(Part 1 of a series)
Building active-active in multiple regions can be expensive and complex. Serverless-native applications can make it simpler to serve users globally and enable more effective recoveries with less effort.
Starting from the end user making an http request and assuming there are two identical instances of an application running in two AWS regions - this and next several posts will discuss considerations, tools and solutions for building serverless active-active architectures.
The first touchpoint for a request is DNS routing. This where the cloud DNS (AWS Route53) connects the request to your application's endpoints - in whatever region they are in the world.
AWS Route53 lets you select a routing policy for DNS records. A regional policy will route users the closest geographic region ($0.70 per million queries). A latency policy will route to the the lowest query latency record ($0.60 per million queries). For high traffic web services, the TTL value should be considered as most web clients cache dns for the specified TTL.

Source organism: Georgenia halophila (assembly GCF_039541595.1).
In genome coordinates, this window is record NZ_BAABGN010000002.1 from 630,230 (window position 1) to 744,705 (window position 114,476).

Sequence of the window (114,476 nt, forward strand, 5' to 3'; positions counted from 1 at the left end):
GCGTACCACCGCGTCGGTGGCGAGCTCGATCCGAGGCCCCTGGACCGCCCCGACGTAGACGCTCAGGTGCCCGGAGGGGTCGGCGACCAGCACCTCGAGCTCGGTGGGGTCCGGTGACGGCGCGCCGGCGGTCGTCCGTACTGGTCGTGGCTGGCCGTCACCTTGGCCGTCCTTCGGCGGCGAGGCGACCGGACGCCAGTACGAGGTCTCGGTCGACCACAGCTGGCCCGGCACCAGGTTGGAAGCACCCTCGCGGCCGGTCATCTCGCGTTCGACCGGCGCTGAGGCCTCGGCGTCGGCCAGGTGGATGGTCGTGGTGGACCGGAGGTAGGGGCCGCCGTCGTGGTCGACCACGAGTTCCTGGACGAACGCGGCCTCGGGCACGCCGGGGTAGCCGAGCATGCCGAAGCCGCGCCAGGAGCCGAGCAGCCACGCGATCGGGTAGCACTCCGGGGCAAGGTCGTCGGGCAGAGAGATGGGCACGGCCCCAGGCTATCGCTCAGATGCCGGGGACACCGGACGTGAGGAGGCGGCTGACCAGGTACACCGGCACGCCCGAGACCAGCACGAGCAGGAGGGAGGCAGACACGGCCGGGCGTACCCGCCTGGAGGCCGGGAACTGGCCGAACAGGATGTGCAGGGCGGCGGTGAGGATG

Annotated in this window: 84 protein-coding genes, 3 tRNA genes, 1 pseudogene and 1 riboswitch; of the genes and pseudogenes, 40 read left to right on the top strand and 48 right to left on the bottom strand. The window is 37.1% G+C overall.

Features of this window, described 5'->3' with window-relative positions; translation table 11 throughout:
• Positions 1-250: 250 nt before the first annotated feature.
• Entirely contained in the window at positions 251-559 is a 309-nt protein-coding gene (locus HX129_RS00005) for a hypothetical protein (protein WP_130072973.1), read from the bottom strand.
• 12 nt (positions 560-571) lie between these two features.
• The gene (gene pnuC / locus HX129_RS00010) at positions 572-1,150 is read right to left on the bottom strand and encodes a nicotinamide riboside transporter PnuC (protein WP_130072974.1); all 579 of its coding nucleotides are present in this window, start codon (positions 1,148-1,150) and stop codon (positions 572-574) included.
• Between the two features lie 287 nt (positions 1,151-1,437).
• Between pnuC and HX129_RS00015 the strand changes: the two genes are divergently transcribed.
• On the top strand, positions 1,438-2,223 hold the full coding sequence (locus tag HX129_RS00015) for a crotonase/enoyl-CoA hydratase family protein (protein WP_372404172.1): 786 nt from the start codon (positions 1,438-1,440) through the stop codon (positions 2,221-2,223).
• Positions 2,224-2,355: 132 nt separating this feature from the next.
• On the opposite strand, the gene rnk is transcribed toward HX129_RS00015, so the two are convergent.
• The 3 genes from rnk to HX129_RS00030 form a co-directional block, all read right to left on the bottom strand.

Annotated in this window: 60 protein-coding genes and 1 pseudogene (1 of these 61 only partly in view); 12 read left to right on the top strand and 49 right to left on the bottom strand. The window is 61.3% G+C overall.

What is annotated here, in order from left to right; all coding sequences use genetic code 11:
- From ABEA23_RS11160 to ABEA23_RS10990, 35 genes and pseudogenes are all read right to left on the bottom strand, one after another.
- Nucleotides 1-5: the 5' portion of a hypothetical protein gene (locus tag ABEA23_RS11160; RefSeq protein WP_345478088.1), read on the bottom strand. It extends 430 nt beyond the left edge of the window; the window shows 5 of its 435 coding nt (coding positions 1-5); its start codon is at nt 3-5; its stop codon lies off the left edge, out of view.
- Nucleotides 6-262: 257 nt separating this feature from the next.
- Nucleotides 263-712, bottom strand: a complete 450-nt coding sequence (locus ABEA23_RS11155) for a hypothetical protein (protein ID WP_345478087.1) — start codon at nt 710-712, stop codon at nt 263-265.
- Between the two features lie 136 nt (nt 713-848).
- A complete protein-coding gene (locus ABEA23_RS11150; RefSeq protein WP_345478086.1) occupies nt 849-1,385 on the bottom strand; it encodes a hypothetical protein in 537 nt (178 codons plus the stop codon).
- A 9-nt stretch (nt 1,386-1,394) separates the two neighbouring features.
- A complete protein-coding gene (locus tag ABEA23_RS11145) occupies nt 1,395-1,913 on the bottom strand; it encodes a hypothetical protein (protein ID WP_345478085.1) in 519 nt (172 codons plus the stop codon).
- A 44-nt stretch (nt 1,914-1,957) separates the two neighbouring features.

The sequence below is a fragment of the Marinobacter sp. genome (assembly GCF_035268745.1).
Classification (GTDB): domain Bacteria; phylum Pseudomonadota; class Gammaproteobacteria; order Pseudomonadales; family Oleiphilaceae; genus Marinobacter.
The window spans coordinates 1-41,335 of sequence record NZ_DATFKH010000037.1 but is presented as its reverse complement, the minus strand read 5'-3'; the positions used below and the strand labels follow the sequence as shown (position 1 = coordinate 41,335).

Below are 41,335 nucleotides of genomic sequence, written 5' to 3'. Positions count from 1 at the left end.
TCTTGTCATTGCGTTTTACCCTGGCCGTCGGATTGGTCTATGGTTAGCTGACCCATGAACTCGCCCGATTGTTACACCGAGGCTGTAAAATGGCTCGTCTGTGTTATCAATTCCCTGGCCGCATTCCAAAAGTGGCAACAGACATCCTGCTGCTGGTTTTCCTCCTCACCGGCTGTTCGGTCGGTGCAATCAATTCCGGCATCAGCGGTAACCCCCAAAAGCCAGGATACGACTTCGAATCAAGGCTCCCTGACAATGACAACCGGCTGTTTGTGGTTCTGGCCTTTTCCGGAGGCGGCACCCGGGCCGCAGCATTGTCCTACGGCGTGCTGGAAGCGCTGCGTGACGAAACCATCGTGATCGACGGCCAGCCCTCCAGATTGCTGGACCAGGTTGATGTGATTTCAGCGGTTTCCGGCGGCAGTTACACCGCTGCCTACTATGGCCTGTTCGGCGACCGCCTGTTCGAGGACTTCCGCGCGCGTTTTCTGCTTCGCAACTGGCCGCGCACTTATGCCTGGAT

If the record is configured as an alias to an AWS service (like cloudfront and api gateway) - the dns queries are free.
If a region is down (and it's not even your fault), Route53 does not know not to send requests there. To make Route53 know the state of an endpoint, health checks can be configured. Depending on the config, a health check is somewhere between $0.50 - $2.00 per month. Two ways to configure a health check are:
Here the TTL is a more important consideration - since clients will cache dns - faster health-check polling intervals will not give you instantaneous routing switchover. So if users are actively using a service at the moment the switch over happens, you should have the expectation that they may still be hitting the failing endpoint until their dns cache expires.
The next few posts will discuss these and other considerations, approaches and dirty hacks for building a low overhead active-active strategy with serverless on AWS:
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